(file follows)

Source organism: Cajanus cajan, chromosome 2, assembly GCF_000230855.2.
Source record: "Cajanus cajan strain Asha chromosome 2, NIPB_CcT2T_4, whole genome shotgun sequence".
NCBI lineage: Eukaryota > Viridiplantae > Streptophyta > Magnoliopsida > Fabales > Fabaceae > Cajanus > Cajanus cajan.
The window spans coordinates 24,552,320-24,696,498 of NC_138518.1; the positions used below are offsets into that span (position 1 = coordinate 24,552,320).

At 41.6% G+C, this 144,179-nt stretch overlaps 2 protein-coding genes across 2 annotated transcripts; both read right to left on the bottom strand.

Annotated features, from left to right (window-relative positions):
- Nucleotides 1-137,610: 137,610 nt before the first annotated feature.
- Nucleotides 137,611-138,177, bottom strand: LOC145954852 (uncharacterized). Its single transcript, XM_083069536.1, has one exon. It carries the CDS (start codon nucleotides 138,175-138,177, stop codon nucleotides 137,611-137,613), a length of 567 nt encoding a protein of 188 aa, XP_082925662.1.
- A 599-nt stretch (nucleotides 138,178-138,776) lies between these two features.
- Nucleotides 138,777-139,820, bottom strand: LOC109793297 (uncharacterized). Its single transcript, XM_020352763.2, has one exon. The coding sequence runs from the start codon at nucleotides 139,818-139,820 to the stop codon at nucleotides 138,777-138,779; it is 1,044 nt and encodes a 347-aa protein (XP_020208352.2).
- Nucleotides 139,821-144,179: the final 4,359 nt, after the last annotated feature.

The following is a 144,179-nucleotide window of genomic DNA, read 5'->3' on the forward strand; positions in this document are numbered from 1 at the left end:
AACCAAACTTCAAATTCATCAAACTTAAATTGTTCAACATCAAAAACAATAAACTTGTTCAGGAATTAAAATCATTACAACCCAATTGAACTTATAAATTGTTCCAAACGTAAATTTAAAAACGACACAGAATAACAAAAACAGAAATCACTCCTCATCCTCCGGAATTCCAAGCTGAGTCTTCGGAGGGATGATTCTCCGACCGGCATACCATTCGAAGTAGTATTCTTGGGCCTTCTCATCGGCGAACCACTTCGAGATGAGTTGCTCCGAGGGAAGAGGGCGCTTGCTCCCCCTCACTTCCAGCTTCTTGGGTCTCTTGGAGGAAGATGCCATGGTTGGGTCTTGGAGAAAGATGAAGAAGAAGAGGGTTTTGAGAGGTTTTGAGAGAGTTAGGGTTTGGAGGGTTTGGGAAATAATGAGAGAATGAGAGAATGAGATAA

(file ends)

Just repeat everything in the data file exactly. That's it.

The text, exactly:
Source organism: Cajanus cajan, chromosome 2, assembly GCF_000230855.2.
Source record: "Cajanus cajan strain Asha chromosome 2, NIPB_CcT2T_4, whole genome shotgun sequence".
NCBI lineage: Eukaryota > Viridiplantae > Streptophyta > Magnoliopsida > Fabales > Fabaceae > Cajanus > Cajanus cajan.
The window spans coordinates 24,552,320-24,696,498 of NC_138518.1; the positions used below are offsets into that span (position 1 = coordinate 24,552,320).

At 41.6% G+C, this 144,179-nt stretch overlaps 2 protein-coding genes across 2 annotated transcripts; both read right to left on the bottom strand.

Annotated features, from left to right (window-relative positions):
- Nucleotides 1-137,610: 137,610 nt before the first annotated feature.
- Nucleotides 137,611-138,177, bottom strand: LOC145954852 (uncharacterized). Its single transcript, XM_083069536.1, has one exon. It carries the CDS (start codon nucleotides 138,175-138,177, stop codon nucleotides 137,611-137,613), a length of 567 nt encoding a protein of 188 aa, XP_082925662.1.
- A 599-nt stretch (nucleotides 138,178-138,776) lies between these two features.
- Nucleotides 138,777-139,820, bottom strand: LOC109793297 (uncharacterized). Its single transcript, XM_020352763.2, has one exon. The coding sequence runs from the start codon at nucleotides 139,818-139,820 to the stop codon at nucleotides 138,777-138,779; it is 1,044 nt and encodes a 347-aa protein (XP_020208352.2).
- Nucleotides 139,821-144,179: the final 4,359 nt, after the last annotated feature.

The following is a 144,179-nucleotide window of genomic DNA, read 5'->3' on the forward strand; positions in this document are numbered from 1 at the left end:
AACCAAACTTCAAATTCATCAAACTTAAATTGTTCAACATCAAAAACAATAAACTTGTTCAGGAATTAAAATCATTACAACCCAATTGAACTTATAAATTGTTCCAAACGTAAATTTAAAAACGACACAGAATAACAAAAACAGAAATCACTCCTCATCCTCCGGAATTCCAAGCTGAGTCTTCGGAGGGATGATTCTCCGACCGGCATACCATTCGAAGTAGTATTCTTGGGCCTTCTCATCGGCGAACCACTTCGAGATGAGTTGCTCCGAGGGAAGAGGGCGCTTGCTCCCCCTCACTTCCAGCTTCTTGGGTCTCTTGGAGGAAGATGCCATGGTTGGGTCTTGGAGAAAGATGAAGAAGAAGAGGGTTTTGAGAGGTTTTGAGAGAGTTAGGGTTTGGAGGGTTTGGGAAATAATGAGAGAATGAGAGAATGAGATAA